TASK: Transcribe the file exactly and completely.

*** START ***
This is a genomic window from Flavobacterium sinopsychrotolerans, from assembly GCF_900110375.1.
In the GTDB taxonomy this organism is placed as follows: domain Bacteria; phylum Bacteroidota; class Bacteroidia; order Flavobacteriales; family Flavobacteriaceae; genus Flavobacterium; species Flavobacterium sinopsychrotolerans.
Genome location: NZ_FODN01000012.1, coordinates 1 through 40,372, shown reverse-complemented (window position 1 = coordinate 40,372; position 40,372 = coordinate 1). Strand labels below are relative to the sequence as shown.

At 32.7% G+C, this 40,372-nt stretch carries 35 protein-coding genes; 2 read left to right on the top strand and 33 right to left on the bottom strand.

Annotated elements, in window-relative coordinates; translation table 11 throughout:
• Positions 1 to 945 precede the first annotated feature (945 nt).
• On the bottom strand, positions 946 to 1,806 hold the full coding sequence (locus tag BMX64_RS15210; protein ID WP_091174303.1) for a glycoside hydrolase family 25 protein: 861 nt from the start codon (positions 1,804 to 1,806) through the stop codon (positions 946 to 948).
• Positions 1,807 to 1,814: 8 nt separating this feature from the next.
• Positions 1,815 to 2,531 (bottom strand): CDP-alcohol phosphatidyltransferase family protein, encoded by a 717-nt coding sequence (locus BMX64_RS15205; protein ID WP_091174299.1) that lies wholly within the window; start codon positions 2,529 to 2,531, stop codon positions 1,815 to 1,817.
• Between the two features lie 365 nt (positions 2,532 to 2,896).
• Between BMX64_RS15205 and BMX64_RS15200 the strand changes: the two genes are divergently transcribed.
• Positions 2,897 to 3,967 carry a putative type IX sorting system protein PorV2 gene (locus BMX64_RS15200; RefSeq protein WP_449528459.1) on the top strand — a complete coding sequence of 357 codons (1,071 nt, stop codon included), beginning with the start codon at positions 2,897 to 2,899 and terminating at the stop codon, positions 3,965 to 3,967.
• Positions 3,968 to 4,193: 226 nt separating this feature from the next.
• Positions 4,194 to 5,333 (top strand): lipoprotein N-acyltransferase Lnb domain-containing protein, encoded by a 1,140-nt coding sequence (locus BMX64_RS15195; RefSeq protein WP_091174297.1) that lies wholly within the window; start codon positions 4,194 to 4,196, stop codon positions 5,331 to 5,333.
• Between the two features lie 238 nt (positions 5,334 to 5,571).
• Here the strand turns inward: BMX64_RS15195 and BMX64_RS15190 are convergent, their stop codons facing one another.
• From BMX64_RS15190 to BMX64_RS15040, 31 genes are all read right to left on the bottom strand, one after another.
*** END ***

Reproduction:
This is a genomic window from Flavobacterium sinopsychrotolerans, from assembly GCF_900110375.1.
In the GTDB taxonomy this organism is placed as follows: domain Bacteria; phylum Bacteroidota; class Bacteroidia; order Flavobacteriales; family Flavobacteriaceae; genus Flavobacterium; species Flavobacterium sinopsychrotolerans.
Genome location: NZ_FODN01000012.1, coordinates 1 through 40,372, shown reverse-complemented (window position 1 = coordinate 40,372; position 40,372 = coordinate 1). Strand labels below are relative to the sequence as shown.

At 32.7% G+C, this 40,372-nt stretch carries 35 protein-coding genes; 2 read left to right on the top strand and 33 right to left on the bottom strand.

Annotated elements, in window-relative coordinates; translation table 11 throughout:
• Positions 1 to 945 precede the first annotated feature (945 nt).
• On the bottom strand, positions 946 to 1,806 hold the full coding sequence (locus tag BMX64_RS15210; protein ID WP_091174303.1) for a glycoside hydrolase family 25 protein: 861 nt from the start codon (positions 1,804 to 1,806) through the stop codon (positions 946 to 948).
• Positions 1,807 to 1,814: 8 nt separating this feature from the next.
• Positions 1,815 to 2,531 (bottom strand): CDP-alcohol phosphatidyltransferase family protein, encoded by a 717-nt coding sequence (locus BMX64_RS15205; protein ID WP_091174299.1) that lies wholly within the window; start codon positions 2,529 to 2,531, stop codon positions 1,815 to 1,817.
• Between the two features lie 365 nt (positions 2,532 to 2,896).
• Between BMX64_RS15205 and BMX64_RS15200 the strand changes: the two genes are divergently transcribed.
• Positions 2,897 to 3,967 carry a putative type IX sorting system protein PorV2 gene (locus BMX64_RS15200; RefSeq protein WP_449528459.1) on the top strand — a complete coding sequence of 357 codons (1,071 nt, stop codon included), beginning with the start codon at positions 2,897 to 2,899 and terminating at the stop codon, positions 3,965 to 3,967.
• Positions 3,968 to 4,193: 226 nt separating this feature from the next.
• Positions 4,194 to 5,333 (top strand): lipoprotein N-acyltransferase Lnb domain-containing protein, encoded by a 1,140-nt coding sequence (locus BMX64_RS15195; RefSeq protein WP_091174297.1) that lies wholly within the window; start codon positions 4,194 to 4,196, stop codon positions 5,331 to 5,333.
• Between the two features lie 238 nt (positions 5,334 to 5,571).
• Here the strand turns inward: BMX64_RS15195 and BMX64_RS15190 are convergent, their stop codons facing one another.
• From BMX64_RS15190 to BMX64_RS15040, 31 genes are all read right to left on the bottom strand, one after another.